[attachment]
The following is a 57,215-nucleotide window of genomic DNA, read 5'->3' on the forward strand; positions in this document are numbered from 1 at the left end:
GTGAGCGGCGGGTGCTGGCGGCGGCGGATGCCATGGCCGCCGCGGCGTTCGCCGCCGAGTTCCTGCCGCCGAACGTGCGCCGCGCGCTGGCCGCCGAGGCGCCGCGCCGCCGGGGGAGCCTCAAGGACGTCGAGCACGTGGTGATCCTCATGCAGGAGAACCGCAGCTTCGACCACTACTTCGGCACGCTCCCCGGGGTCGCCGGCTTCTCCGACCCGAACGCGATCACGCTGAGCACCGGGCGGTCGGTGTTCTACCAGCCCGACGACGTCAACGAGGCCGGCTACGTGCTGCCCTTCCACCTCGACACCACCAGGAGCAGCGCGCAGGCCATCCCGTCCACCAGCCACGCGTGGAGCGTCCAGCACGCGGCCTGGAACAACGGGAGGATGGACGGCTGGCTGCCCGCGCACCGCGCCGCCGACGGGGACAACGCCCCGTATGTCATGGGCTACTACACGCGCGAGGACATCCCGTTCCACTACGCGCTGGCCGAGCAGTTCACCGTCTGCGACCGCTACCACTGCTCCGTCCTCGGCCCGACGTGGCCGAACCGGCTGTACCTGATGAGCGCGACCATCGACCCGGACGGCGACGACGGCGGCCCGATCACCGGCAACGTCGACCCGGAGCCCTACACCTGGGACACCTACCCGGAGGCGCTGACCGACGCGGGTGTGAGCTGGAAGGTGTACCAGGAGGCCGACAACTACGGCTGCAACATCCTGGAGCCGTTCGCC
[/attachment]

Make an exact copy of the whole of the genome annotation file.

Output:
The following is a 57,215-nucleotide window of genomic DNA, read 5'->3' on the forward strand; positions in this document are numbered from 1 at the left end:
GTGAGCGGCGGGTGCTGGCGGCGGCGGATGCCATGGCCGCCGCGGCGTTCGCCGCCGAGTTCCTGCCGCCGAACGTGCGCCGCGCGCTGGCCGCCGAGGCGCCGCGCCGCCGGGGGAGCCTCAAGGACGTCGAGCACGTGGTGATCCTCATGCAGGAGAACCGCAGCTTCGACCACTACTTCGGCACGCTCCCCGGGGTCGCCGGCTTCTCCGACCCGAACGCGATCACGCTGAGCACCGGGCGGTCGGTGTTCTACCAGCCCGACGACGTCAACGAGGCCGGCTACGTGCTGCCCTTCCACCTCGACACCACCAGGAGCAGCGCGCAGGCCATCCCGTCCACCAGCCACGCGTGGAGCGTCCAGCACGCGGCCTGGAACAACGGGAGGATGGACGGCTGGCTGCCCGCGCACCGCGCCGCCGACGGGGACAACGCCCCGTATGTCATGGGCTACTACACGCGCGAGGACATCCCGTTCCACTACGCGCTGGCCGAGCAGTTCACCGTCTGCGACCGCTACCACTGCTCCGTCCTCGGCCCGACGTGGCCGAACCGGCTGTACCTGATGAGCGCGACCATCGACCCGGACGGCGACGACGGCGGCCCGATCACCGGCAACGTCGACCCGGAGCCCTACACCTGGGACACCTACCCGGAGGCGCTGACCGACGCGGGTGTGAGCTGGAAGGTGTACCAGGAGGCCGACAACTACGGCTGCAACATCCTGGAGCCGTTCGCC